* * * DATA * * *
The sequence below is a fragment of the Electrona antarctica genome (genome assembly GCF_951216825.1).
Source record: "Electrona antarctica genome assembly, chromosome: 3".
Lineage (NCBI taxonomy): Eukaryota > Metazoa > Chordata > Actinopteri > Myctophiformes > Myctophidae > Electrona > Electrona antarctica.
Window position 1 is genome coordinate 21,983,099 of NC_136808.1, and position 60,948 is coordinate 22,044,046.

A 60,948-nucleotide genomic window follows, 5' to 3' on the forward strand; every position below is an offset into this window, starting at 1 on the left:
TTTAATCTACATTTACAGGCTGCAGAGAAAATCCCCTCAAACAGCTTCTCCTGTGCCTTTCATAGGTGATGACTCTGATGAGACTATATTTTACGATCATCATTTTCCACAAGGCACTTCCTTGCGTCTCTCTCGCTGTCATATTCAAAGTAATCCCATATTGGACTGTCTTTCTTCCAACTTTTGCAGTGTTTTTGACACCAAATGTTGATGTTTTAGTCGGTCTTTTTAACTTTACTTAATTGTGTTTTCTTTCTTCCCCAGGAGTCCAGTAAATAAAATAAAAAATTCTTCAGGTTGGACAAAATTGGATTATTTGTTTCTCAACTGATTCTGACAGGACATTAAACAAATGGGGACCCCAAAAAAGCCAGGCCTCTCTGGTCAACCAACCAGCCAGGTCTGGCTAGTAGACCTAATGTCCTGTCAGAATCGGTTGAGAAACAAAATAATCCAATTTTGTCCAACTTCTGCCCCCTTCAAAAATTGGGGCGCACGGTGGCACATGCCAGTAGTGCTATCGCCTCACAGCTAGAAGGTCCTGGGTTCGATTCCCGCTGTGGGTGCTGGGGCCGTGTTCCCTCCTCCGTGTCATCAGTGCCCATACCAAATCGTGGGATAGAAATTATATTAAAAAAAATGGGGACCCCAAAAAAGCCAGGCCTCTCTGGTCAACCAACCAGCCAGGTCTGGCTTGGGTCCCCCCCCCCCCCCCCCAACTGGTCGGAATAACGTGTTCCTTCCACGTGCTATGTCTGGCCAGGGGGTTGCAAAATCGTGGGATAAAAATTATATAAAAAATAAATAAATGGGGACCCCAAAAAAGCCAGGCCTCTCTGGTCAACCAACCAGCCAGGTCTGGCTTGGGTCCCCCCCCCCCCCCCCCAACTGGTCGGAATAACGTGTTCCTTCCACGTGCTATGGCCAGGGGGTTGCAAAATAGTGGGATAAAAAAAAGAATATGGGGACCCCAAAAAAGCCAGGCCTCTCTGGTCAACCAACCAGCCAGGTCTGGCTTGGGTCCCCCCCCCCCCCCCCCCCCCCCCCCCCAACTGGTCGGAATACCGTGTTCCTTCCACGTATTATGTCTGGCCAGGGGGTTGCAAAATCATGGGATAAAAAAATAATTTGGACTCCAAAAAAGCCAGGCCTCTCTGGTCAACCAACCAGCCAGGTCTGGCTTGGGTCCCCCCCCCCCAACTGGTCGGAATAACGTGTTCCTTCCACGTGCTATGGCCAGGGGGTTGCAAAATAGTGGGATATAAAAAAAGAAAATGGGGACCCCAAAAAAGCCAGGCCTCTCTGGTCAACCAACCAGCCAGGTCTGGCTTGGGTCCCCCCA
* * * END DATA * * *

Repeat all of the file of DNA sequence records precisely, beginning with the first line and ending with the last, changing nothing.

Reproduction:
The sequence below is a fragment of the Electrona antarctica genome (genome assembly GCF_951216825.1).
Source record: "Electrona antarctica genome assembly, chromosome: 3".
Lineage (NCBI taxonomy): Eukaryota > Metazoa > Chordata > Actinopteri > Myctophiformes > Myctophidae > Electrona > Electrona antarctica.
Window position 1 is genome coordinate 21,983,099 of NC_136808.1, and position 60,948 is coordinate 22,044,046.

A 60,948-nucleotide genomic window follows, 5' to 3' on the forward strand; every position below is an offset into this window, starting at 1 on the left:
TTTAATCTACATTTACAGGCTGCAGAGAAAATCCCCTCAAACAGCTTCTCCTGTGCCTTTCATAGGTGATGACTCTGATGAGACTATATTTTACGATCATCATTTTCCACAAGGCACTTCCTTGCGTCTCTCTCGCTGTCATATTCAAAGTAATCCCATATTGGACTGTCTTTCTTCCAACTTTTGCAGTGTTTTTGACACCAAATGTTGATGTTTTAGTCGGTCTTTTTAACTTTACTTAATTGTGTTTTCTTTCTTCCCCAGGAGTCCAGTAAATAAAATAAAAAATTCTTCAGGTTGGACAAAATTGGATTATTTGTTTCTCAACTGATTCTGACAGGACATTAAACAAATGGGGACCCCAAAAAAGCCAGGCCTCTCTGGTCAACCAACCAGCCAGGTCTGGCTAGTAGACCTAATGTCCTGTCAGAATCGGTTGAGAAACAAAATAATCCAATTTTGTCCAACTTCTGCCCCCTTCAAAAATTGGGGCGCACGGTGGCACATGCCAGTAGTGCTATCGCCTCACAGCTAGAAGGTCCTGGGTTCGATTCCCGCTGTGGGTGCTGGGGCCGTGTTCCCTCCTCCGTGTCATCAGTGCCCATACCAAATCGTGGGATAGAAATTATATTAAAAAAAATGGGGACCCCAAAAAAGCCAGGCCTCTCTGGTCAACCAACCAGCCAGGTCTGGCTTGGGTCCCCCCCCCCCCCCCCCAACTGGTCGGAATAACGTGTTCCTTCCACGTGCTATGTCTGGCCAGGGGGTTGCAAAATCGTGGGATAAAAATTATATAAAAAATAAATAAATGGGGACCCCAAAAAAGCCAGGCCTCTCTGGTCAACCAACCAGCCAGGTCTGGCTTGGGTCCCCCCCCCCCCCCCCCAACTGGTCGGAATAACGTGTTCCTTCCACGTGCTATGGCCAGGGGGTTGCAAAATAGTGGGATAAAAAAAAGAATATGGGGACCCCAAAAAAGCCAGGCCTCTCTGGTCAACCAACCAGCCAGGTCTGGCTTGGGTCCCCCCCCCCCCCCCCCCCCCCCCCCCCAACTGGTCGGAATACCGTGTTCCTTCCACGTATTATGTCTGGCCAGGGGGTTGCAAAATCATGGGATAAAAAAATAATTTGGACTCCAAAAAAGCCAGGCCTCTCTGGTCAACCAACCAGCCAGGTCTGGCTTGGGTCCCCCCCCCCCAACTGGTCGGAATAACGTGTTCCTTCCACGTGCTATGGCCAGGGGGTTGCAAAATAGTGGGATATAAAAAAAGAAAATGGGGACCCCAAAAAAGCCAGGCCTCTCTGGTCAACCAACCAGCCAGGTCTGGCTTGGGTCCCCCCA